I know the Taliban are searching for me, and it’s easy for the Taliban to kill those groups who work or talk against them. Because of me, my siblings and parents are also under direct threat. We are not safe. I work to hide my identity and my parents’ identity.


Currently, I am hiding from the Taliban, but one day they will kill me or my family members.


Afghan women urgently need health services, humanitarian assistance, and justice. I will continue this struggle with my pen and ink, raising my voice for Afghan women.


It is now 626 days since the Taliban banned teenage girls from school. Afghanistan remains the only country in the world where women and girls are denied their basic human rights.


Brave Afghan women are still protesting in the streets of Kabul – despite the Taliban crackdown on demonstrations. They continue to demand their basic human rights.


Banning women and girls from education by the Taliban is a crime against humanity.


Like thousands of others, I did not give up working and raising my voice for Afghan women, even in a very horrible situation. I will continue this struggle with my pen and ink.


In such a hopeless situation, in which schools are closed to female students, we still continue our work and have done since August 2021. Volunteer groups of young and educated members of our society, under the name ‘Yal Bano’s group’, help female students from inside our homes. From school grades 7–12 we teach them different subjects via online training programs as secret online schooling. And still today, 500 students are learning or have graduated from our online program.


Also, as women can’t go work outside home, there is a very bad impact upon their families’ economic situations.


We still try to help and provide food and meet other urgent needs for those families which live in a very hard economic situation. And still we have 1,000 families in our records who urgently need food and humanitarian assistance.

What we do for girls and women is friendly humanitarian work. We don’t want to become famous and we don’t want to make profits. We just want to help each other and together make a positive change.


Our work is totally private, hidden and friendly inside our homes. We are connecting via the internet. So it’s a very safe way for us all to continue our program.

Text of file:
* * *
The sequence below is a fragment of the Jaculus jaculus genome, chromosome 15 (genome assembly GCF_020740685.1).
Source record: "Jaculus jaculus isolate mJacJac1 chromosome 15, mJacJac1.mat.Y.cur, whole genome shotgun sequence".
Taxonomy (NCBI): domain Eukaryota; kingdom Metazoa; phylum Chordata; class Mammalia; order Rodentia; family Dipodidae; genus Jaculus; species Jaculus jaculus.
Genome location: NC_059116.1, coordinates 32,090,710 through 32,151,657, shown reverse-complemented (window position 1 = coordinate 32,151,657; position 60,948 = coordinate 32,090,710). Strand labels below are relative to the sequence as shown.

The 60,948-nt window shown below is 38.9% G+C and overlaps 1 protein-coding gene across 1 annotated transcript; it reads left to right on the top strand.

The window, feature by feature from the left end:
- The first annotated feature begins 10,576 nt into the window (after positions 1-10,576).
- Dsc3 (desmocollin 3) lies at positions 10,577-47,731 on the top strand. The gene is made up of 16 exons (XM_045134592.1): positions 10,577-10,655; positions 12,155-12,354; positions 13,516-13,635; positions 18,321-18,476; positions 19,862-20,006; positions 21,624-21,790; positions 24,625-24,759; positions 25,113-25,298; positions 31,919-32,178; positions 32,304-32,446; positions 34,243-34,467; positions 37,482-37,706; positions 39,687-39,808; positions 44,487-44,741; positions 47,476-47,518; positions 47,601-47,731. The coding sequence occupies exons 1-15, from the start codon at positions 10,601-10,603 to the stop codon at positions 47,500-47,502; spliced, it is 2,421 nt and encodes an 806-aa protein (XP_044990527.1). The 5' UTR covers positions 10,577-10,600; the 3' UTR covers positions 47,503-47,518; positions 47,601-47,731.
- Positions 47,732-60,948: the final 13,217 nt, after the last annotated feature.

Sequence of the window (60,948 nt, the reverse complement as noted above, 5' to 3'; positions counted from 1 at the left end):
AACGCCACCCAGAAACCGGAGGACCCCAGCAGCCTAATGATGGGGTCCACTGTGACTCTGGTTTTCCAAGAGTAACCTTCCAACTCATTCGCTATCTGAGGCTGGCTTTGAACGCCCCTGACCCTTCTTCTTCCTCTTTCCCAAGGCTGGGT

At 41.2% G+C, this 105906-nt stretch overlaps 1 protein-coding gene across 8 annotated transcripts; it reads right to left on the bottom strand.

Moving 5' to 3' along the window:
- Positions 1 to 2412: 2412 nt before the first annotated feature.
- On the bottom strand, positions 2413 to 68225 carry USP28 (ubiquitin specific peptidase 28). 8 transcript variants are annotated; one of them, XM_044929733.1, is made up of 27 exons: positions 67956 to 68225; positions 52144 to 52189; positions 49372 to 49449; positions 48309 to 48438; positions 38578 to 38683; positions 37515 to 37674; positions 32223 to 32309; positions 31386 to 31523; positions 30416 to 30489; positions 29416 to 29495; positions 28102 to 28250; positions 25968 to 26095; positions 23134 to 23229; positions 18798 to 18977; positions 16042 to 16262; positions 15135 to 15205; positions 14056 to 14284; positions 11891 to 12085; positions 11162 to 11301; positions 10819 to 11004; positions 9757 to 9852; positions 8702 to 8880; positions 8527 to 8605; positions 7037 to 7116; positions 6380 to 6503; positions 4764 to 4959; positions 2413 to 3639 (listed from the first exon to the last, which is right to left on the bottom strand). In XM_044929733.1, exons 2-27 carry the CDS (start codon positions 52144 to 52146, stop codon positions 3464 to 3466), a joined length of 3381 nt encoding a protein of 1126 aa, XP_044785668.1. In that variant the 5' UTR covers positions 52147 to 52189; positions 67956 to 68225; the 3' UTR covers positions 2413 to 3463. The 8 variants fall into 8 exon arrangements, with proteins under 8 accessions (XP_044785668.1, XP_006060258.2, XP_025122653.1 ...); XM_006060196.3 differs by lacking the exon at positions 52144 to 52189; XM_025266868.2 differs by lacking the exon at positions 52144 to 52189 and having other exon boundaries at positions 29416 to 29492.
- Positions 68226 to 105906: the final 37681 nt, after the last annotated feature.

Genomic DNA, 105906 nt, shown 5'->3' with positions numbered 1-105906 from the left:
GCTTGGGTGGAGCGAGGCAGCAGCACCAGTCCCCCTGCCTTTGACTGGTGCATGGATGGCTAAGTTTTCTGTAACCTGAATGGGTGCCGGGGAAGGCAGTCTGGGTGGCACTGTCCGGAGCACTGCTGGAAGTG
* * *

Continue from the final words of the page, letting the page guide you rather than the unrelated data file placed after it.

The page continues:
What we want – a call to action


Ultimately, we all know very well the problems Afghan women face, so there is no need for more explanation. There is a great need for action.

  • From inside Afghanistan, my plea is that you don’t forget us.

  • Please stand with Afghan women. Afghan women need action.

  • Please don’t recognize the Taliban.

  • Please let Afghan women learn.

  • Please help us in such a horrible situation.

  • Please help Afghan families with food and humanitarian assistance.

With your help and support you will save a family from hunger, you will save a daughter from child forced marriage, you will save a father from selling a body part to provide food for his family.


As women and girls in Afghanistan, based on Taliban rule, we should be home at all times and don’t even have the right of breathing: the only responsibility of mine is babymaker and babysitter.


Things I can no longer do


I can’t go outside alone without a male relative from my home.


I can’t go to school over the age of 12.


I can’t go to university or the gym or park.


I can’t be an engineer or pilot or singer or athlete.


I can’t go work, except as doctors or nurses in some hospitals.


I can’t go to male doctors for treatment.


I can’t deal with male shopkeepers.


I should wear a long burqa which covers me from head to toe.


I can’t talk or shake hands with non-mahram (close family or spouse) males.


I can’t laugh loudly. (No stranger should hear a woman's voice).


I can’t ride in a taxi without a mahram.


I can’t present or speak in radio, television or public gatherings. But if I did I would have to cover my face during any TV program.


I can’t play sports or enter a sports center or club.


I can’t ride bicycles or motorcycles, even with a mahram.


I am banned from listening to music – this applies not only to women, but men as well.


There is a ban on male tailors taking women's measurements or sewing women's clothes.


In addition:

  1. They must not perfume themselves.

  2. They must not wear adorning clothes.

  3. They must not wear thin clothes.

  4. They must not wear narrow and tight clothes.

  5. They must cover their entire bodies.

  6. Their clothes must not resemble men's clothes.

  7. Muslim women's clothes must not resemble non-Muslim women's clothes.

  8. Their foot ornaments must not produce sound.

  9. They must not wear sound-producing garments.

  10. They must not walk in the middle of streets.

  11. They must not go out of their houses without their husband's permission.

  12. They must not talk to strange men.

  13. If it is necessary to talk, they must talk in a low voice and without laughter.

  14. They must not look at strangers.

  15. They must not mix with strangers.


Read our translated version

Spanish Translation - Un país donde es delito ser mujer